Projects may fail to deliver the true needs of its users. Why? Because the project team may not have elicited the requirements from the users. In this article, let's explore why project managers need business analysts (i.e. BAs), the benefits, and how to add BAs to your organization.
The Standish Group says three of the biggest factors that lead to failed and challenged projects are:
- Lack of user input
- Incomplete requirements
- Changing requirements
We should plan and respond to these risks. How can we do this? We should add skilled requirements analysts to our project teams.
When Do Project Managers Need a Business Analyst?
The role of the project manager is to achieve the project's goals or objectives. So, who performs the business analysis tasks for the projects? Well, that depends.
For small projects, the project manager may assume many roles including but not be limited to:
- Project manager
- Requirements analyst
- Facilitator and scribe
- Chief bottle washer (just kidding)
For larger projects, project managers must find ways to complete project tasks through others. They must not fall into the trap of doing everything themselves, especially things one is not skilled in. Wise project managers recruit team members with the necessary skills and talents.
Business analysts bring a wide range of business analysis skills including requirements engineering skills:
Notice how these skills directly relate to the top reasons for failed or challenged projects:
- Help to ensure appropriate user and stakeholder input into the requirements process.
- Drive an efficient process to define and validate requirements reducing the potential of missed or partial requirements.
- Help to specify requirements upfront and reduce changes later when it is more expensive.
The project manager will have increased difficulty in achieving the project's objectives when requirements are not properly defined and understood.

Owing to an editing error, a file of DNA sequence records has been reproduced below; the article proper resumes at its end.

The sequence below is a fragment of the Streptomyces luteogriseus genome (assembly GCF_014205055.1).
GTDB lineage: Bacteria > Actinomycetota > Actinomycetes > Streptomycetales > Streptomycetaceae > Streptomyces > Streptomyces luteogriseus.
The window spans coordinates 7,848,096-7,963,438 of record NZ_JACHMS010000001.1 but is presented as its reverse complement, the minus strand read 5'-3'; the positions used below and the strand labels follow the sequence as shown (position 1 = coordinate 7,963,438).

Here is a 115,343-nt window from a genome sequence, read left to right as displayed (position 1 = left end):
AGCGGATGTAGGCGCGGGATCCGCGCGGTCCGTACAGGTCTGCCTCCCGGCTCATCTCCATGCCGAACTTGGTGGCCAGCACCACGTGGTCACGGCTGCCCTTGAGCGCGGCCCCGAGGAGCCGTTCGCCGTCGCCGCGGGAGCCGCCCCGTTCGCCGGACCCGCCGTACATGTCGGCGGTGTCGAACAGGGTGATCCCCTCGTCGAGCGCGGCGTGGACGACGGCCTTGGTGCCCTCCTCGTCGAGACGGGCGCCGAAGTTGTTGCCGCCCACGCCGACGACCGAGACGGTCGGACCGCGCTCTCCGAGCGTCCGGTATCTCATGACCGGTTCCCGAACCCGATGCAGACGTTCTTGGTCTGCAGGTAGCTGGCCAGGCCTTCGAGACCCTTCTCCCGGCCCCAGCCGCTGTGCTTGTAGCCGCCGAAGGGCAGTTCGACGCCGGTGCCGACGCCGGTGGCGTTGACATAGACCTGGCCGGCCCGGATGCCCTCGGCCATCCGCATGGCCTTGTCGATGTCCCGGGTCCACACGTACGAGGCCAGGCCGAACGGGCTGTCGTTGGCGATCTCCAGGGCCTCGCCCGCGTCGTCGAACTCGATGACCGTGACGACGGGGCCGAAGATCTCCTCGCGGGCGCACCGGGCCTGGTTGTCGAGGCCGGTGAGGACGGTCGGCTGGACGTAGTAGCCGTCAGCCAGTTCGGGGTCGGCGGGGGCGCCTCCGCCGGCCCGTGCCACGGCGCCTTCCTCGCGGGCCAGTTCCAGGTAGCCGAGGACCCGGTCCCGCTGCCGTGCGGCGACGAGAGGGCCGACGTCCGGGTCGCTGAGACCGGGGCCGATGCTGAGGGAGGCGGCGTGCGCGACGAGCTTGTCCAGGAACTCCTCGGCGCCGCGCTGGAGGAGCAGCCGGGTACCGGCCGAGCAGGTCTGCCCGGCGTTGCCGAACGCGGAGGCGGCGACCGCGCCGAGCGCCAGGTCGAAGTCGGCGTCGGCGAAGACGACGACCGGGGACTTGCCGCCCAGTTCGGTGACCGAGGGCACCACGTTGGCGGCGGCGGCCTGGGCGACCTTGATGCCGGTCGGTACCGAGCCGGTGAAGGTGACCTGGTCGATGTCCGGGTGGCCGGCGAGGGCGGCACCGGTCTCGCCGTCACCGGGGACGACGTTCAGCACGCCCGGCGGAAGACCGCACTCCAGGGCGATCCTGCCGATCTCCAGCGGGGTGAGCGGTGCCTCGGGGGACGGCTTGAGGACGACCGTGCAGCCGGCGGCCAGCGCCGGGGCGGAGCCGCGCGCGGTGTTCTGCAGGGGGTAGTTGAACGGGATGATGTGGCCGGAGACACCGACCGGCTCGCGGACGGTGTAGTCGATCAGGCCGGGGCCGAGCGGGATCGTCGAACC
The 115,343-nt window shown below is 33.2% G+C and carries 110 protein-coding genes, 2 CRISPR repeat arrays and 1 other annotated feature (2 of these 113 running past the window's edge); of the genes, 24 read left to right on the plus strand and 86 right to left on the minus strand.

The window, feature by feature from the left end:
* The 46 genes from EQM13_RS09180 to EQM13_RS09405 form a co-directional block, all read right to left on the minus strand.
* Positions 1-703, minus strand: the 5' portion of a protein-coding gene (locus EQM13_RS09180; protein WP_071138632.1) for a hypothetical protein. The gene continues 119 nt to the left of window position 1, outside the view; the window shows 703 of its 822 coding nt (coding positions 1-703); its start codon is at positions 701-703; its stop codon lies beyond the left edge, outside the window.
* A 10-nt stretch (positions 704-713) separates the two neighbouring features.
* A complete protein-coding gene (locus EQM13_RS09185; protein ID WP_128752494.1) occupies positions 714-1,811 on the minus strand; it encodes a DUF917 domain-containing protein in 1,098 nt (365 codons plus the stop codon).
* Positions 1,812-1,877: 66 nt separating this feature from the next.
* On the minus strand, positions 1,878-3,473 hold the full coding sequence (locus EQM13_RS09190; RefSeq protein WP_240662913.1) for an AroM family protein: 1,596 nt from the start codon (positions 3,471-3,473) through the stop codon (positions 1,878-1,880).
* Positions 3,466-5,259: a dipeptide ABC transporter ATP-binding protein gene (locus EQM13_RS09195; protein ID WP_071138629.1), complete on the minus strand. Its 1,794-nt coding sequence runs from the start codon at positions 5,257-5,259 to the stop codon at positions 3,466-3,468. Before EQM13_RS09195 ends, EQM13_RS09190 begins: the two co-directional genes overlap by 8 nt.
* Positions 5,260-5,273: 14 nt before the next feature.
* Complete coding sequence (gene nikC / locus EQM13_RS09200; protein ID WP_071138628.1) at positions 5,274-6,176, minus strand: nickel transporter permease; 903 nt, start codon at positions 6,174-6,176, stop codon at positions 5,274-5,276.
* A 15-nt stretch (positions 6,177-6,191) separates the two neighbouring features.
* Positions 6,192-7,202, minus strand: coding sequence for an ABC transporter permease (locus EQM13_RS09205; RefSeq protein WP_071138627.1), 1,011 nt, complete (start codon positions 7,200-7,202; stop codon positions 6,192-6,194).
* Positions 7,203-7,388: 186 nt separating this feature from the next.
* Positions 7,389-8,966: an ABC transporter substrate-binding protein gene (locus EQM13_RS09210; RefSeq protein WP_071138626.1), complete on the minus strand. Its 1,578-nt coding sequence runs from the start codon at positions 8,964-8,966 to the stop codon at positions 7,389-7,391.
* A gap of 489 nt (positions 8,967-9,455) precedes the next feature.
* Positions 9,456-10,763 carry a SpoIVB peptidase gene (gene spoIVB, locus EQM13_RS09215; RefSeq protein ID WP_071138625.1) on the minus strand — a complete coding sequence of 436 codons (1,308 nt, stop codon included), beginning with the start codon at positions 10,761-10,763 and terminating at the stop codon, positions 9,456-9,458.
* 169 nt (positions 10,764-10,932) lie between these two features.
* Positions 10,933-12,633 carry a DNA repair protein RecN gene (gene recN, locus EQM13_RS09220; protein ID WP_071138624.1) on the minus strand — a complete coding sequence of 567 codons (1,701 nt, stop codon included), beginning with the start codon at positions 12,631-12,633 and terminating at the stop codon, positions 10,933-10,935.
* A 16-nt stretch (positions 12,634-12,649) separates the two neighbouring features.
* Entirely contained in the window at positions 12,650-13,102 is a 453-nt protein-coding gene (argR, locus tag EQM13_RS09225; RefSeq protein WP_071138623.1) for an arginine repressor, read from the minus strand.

The Benefits of Business Analysis
I have benefited immensely from the business analyst's expertise in the following ways:
- Defining high-level business requirements (i.e., goals or objectives)
- Defining user-level requirements (i.e., mapping of business processes)
- Defining detailed software requirements (i.e., functional and non-functional requirements)
- Defining requirements traceability
- Defining business rules
- Business modeling (e.g., prototypes, context diagrams, user stories)
- Managing requirements backlog
- Testing or providing assistance to the Quality Assurance team
- Estimating return on investment for projects
Adding Business Analysts to Your Organization
Introducing business analysis into your project teams may be a significant change. Be sure to define and clarify the roles of your team members.
It is helpful to clarify the reporting relationship between the project manager and the business analyst. Will the business analyst report to the project manager? Will the business analyst and the project manager have a peer-to-peer relationship?
Whatever you decide, map out the roles and reporting relationship in a RASI or RASIC diagram or a responsibility chart. This greatly reduces the potential for conflict.
Consider one last point when introducing business analysts to your teams—determine the pace of change. I favor a gradual change while educating stakeholders on reasons for the change. If you surprise your stakeholders with unexpected change, they may resist the change and undermind your efforts.
Boosting the Project Manager's Business Analysis Skills
For some projects, the project manager may have to perform the business analysis role. However, many project managers lack business analysis skills. Fortunately, there are ways to boost your skills.
The International Institute of Business Analysis (IIBA) offers the CBAP (Certified Business Analysis Professional) certification. The Project Management Institute (PMI) has also created the new PMI-PBA (Professional in Business Analysis) certification to equip project managers with stronger business analysis skills.
Which is better? Both are excellent. The CBAP is broader than the PMI-PBA and includes strategic and enterprise business analysis activities. The PMI-PBA focuses on requirements management in the context of projects and programs.
Project Risk Coach Tips
Sign up for the weekly Project Risk Coach blog posts and receive the Project Management Plan Checklist. This will allow you to deliver projects with fewer problems and greater value.
"Intelligent leadership, creative communication and depth of technical skill all describe Harry Hall." –John Bartuska, Director of HR–ONUG Communications